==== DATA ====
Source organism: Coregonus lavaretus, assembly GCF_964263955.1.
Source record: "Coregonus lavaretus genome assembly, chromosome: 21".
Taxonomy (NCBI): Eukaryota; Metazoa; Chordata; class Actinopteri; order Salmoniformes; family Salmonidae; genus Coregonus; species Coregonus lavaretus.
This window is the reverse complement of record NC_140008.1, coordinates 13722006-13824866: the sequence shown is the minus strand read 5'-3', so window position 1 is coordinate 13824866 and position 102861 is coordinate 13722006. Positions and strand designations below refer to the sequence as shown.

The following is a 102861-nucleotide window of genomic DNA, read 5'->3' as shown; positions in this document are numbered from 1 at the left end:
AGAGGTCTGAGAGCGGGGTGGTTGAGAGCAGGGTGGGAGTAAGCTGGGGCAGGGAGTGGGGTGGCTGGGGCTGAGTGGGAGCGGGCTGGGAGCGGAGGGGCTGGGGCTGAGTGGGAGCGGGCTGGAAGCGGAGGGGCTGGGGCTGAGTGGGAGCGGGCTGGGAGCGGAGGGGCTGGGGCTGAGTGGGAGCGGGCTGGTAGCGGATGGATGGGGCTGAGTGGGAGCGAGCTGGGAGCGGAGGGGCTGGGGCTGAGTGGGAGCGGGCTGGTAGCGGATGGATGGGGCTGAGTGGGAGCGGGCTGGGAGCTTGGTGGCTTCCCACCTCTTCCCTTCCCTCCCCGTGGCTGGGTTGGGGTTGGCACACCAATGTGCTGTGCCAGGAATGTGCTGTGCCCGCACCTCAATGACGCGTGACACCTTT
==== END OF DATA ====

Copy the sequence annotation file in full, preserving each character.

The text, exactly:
Source organism: Coregonus lavaretus, assembly GCF_964263955.1.
Source record: "Coregonus lavaretus genome assembly, chromosome: 21".
Taxonomy (NCBI): Eukaryota; Metazoa; Chordata; class Actinopteri; order Salmoniformes; family Salmonidae; genus Coregonus; species Coregonus lavaretus.
This window is the reverse complement of record NC_140008.1, coordinates 13722006-13824866: the sequence shown is the minus strand read 5'-3', so window position 1 is coordinate 13824866 and position 102861 is coordinate 13722006. Positions and strand designations below refer to the sequence as shown.

The following is a 102861-nucleotide window of genomic DNA, read 5'->3' as shown; positions in this document are numbered from 1 at the left end:
AGAGGTCTGAGAGCGGGGTGGTTGAGAGCAGGGTGGGAGTAAGCTGGGGCAGGGAGTGGGGTGGCTGGGGCTGAGTGGGAGCGGGCTGGGAGCGGAGGGGCTGGGGCTGAGTGGGAGCGGGCTGGAAGCGGAGGGGCTGGGGCTGAGTGGGAGCGGGCTGGGAGCGGAGGGGCTGGGGCTGAGTGGGAGCGGGCTGGTAGCGGATGGATGGGGCTGAGTGGGAGCGAGCTGGGAGCGGAGGGGCTGGGGCTGAGTGGGAGCGGGCTGGTAGCGGATGGATGGGGCTGAGTGGGAGCGGGCTGGGAGCTTGGTGGCTTCCCACCTCTTCCCTTCCCTCCCCGTGGCTGGGTTGGGGTTGGCACACCAATGTGCTGTGCCAGGAATGTGCTGTGCCCGCACCTCAATGACGCGTGACACCTTT